The thing that has been bothering me since my injury is that my legs feel like lead on every run.  You may recall that I took a few weeks off and rested.  During that time, I also changed my diet.  I am now grain-free and sugar-free, and with that, my carb intake has naturally gone much lower. I didn't realize how much it would change my energy levels.  I feel great most of the time, but when I exercise, I'm dragging.

In the past I didn't think too much about carb-loading before exercise.  I mean, it just happened naturally.  I was eating grains like rice and corn at every meal and snack.  So I naturally had a lot of easily accessible fuel available for each run.

Fast forward to my new, grain-free existence.  Now I'm fueling my body with protein and fats, and let me tell you, it's hard!  Carbs are easy fuel for the body, but protein and fat take a lot of work to assimilate.  No wonder I'm dragging...

So I tried a little experiment before Saturday's four-mile run.  I ate carbs.  Not a lot, mind you.  But I made the effort to eat something for quick energy, which amounted to a grain-free biscuit with honey.  I know, right?  I went all out!  And here's what happened: I felt good. I had a great run. And I didn't feel like I was running through pudding.  It was, in a word, AWESOME.

Now I get to have some fun experimenting with paleo-friendly carbs before runs.  There are sweet potatoes and raisins in my future.  Maybe even some coconut flour breads. All gluten-free, grain-free, and (mostly) sugar-free. I must say, I'm looking forward to it!  I really didn't like running with lead legs...

Monday, September 5, 2011

Why I write

There are three reasons why I write:

1. Because it’s there.

2. Because I can.

3. Because I like to make stuff up.

Many people that know me well are surprised that I love to write. Why is that? Well, I think it’s because I’m not an incessant journalist. I was never the kid scribbling away in a diary, documenting every second of my life. Or writing down hopes and dreams, stories, to-do lists for my adulthood, or anything else that budding writers are supposed to be doing. There is no stack of volumes hidden away that will someday (long after my death) be bound together and sold as a record of my existence.

Nope, not happening. I don’t journal. Never have.

For me, it was letter writing. I wasn’t writing away in a notebook, keeping things hidden from view; I was writing long, thoughtful, news-filled volumes to my family and friends. Four pages of unlined paper in cramped script, both sides filled? No problem. I sent so many long letters that I know exactly how many pages of typing paper (now sold as printer paper, or 20 lb bond) can fit into an envelope and still need only one first class stamp. (5 sheets in a No. 10 business-size envelope, for your information.)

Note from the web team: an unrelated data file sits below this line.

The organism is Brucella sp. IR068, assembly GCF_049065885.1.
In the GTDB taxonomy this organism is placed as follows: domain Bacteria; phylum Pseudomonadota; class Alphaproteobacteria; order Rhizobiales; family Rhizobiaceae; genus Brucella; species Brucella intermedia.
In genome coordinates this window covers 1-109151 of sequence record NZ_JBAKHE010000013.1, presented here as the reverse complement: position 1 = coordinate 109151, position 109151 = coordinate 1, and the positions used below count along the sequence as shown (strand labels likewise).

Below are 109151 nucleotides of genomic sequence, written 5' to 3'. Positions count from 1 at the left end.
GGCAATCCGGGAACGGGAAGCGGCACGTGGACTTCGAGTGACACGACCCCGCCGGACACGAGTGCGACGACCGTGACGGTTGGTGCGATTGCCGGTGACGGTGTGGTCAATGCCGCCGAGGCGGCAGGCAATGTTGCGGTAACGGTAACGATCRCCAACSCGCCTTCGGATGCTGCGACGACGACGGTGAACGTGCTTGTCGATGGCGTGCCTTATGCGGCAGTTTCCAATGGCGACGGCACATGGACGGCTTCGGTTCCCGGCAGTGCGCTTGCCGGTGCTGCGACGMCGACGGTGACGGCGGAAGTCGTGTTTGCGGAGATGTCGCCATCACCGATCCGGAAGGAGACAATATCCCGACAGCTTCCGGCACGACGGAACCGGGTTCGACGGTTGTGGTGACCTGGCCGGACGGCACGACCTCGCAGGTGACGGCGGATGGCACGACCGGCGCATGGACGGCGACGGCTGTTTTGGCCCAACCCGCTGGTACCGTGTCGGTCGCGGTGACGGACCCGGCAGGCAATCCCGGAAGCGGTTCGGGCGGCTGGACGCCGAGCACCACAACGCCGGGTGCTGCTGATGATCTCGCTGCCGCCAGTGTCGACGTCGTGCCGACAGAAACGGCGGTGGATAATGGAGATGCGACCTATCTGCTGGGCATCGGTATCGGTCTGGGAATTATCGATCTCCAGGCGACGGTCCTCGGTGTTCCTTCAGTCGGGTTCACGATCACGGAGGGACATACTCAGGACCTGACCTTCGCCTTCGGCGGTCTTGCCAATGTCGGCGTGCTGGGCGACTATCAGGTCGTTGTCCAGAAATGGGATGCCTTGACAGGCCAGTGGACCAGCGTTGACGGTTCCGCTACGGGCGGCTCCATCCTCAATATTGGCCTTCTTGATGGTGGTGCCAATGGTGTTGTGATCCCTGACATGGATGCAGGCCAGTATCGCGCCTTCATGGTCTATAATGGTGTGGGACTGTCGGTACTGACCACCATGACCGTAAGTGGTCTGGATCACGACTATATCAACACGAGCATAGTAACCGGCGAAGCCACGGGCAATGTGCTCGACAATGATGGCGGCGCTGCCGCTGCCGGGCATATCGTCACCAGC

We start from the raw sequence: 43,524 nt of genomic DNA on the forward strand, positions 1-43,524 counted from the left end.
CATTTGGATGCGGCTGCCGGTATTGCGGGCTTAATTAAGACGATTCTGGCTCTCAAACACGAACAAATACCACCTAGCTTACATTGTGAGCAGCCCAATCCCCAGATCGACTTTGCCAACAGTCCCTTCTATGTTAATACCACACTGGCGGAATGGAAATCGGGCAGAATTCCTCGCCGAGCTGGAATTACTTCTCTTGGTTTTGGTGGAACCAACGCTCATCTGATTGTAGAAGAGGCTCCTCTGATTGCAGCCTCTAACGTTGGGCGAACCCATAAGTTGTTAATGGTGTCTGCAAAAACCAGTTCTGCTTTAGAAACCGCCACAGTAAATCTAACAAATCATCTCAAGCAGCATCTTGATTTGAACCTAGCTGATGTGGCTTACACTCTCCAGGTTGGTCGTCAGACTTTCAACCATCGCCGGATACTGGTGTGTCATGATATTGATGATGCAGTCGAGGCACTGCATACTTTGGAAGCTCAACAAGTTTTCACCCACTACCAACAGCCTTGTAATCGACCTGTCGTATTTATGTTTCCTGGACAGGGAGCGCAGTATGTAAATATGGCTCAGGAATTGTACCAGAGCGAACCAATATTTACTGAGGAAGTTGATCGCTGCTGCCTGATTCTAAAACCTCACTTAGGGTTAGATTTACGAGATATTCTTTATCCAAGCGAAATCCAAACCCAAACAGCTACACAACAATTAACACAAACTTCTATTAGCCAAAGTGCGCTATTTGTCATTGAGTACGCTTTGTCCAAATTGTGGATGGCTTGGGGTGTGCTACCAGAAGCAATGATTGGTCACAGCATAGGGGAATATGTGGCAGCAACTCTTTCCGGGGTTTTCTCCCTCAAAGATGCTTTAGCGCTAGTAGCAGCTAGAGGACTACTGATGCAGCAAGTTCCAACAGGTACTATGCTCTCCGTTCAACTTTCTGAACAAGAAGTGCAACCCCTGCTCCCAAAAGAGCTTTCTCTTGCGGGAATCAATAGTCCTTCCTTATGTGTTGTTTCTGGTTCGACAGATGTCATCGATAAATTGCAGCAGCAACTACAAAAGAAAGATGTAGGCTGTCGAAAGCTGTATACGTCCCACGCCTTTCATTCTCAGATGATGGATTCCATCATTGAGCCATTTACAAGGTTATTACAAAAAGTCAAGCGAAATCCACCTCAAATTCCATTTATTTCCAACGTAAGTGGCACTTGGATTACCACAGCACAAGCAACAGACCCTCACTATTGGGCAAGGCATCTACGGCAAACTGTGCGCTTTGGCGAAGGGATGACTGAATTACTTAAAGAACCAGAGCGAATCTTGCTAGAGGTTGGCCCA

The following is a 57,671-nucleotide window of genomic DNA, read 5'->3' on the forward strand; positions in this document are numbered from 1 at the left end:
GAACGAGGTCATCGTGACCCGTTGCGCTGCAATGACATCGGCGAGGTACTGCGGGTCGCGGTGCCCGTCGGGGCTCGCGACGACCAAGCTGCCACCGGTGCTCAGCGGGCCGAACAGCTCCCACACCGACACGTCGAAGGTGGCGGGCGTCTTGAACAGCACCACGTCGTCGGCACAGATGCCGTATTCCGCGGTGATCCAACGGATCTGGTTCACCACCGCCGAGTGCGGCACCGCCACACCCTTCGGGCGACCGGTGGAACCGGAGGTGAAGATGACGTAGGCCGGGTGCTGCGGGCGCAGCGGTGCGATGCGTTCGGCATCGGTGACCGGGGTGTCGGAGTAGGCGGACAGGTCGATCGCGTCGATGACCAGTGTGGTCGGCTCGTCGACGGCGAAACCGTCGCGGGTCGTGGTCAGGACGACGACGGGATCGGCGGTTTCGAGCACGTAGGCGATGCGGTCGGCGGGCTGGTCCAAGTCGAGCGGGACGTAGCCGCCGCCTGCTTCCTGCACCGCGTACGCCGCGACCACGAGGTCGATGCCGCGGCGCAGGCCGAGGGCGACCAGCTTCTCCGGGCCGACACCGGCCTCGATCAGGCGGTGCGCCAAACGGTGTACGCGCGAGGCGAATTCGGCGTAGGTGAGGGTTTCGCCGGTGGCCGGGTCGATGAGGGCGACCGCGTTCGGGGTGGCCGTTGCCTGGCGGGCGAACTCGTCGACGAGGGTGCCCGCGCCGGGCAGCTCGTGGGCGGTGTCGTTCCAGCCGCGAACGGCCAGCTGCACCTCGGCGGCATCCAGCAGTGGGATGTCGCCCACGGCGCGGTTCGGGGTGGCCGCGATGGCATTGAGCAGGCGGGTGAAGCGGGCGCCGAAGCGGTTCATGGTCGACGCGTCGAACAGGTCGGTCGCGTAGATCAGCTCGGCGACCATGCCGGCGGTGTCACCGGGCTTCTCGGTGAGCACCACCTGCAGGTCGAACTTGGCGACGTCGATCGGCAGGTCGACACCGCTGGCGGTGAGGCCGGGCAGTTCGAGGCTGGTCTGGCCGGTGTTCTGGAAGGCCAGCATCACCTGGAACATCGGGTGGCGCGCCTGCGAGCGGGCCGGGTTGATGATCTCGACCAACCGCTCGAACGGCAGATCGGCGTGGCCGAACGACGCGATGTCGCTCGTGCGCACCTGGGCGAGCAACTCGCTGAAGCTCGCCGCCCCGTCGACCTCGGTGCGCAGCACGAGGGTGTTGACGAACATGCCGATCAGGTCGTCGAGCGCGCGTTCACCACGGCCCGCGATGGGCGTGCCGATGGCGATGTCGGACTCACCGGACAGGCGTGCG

I love writing letters! But those fell by the wayside eventually. My friends and family preferred to talk on the telephone. Cheap long-distance rates put a serious dent in my letter-writing career.

Then came email, which I love, and cell phones, which I hate. Email meant I could still send my long, thoughtful letters with just a single click of a mouse, while cell phones (with unlimited minutes) meant everyone else still wanted to talk on the phone. I eventually gave up on letters altogether.

Fortunately, I discovered blogging, and all my creative energies were transferred online. I also found National Novel Writing Month, and will be writing my third novel this November. These outlets kept my writing habit alive until I finally got my courage up, quit my paid employment, and struck out on my own as a freelance copywriter.

Writing seems to be a dying art form. Most people I know can’t stand to do it…which works out well for me. Because no matter how much people get away from writing, and how much they dislike it, there are always letters, emails, web pages, and various forms of copy waiting to be written. So I am thankful for our digital age, and the decline of the desire to write. I love to write (and I’m pretty good at it), and therefore will always have job security.

But really, mostly, I just like to make things up…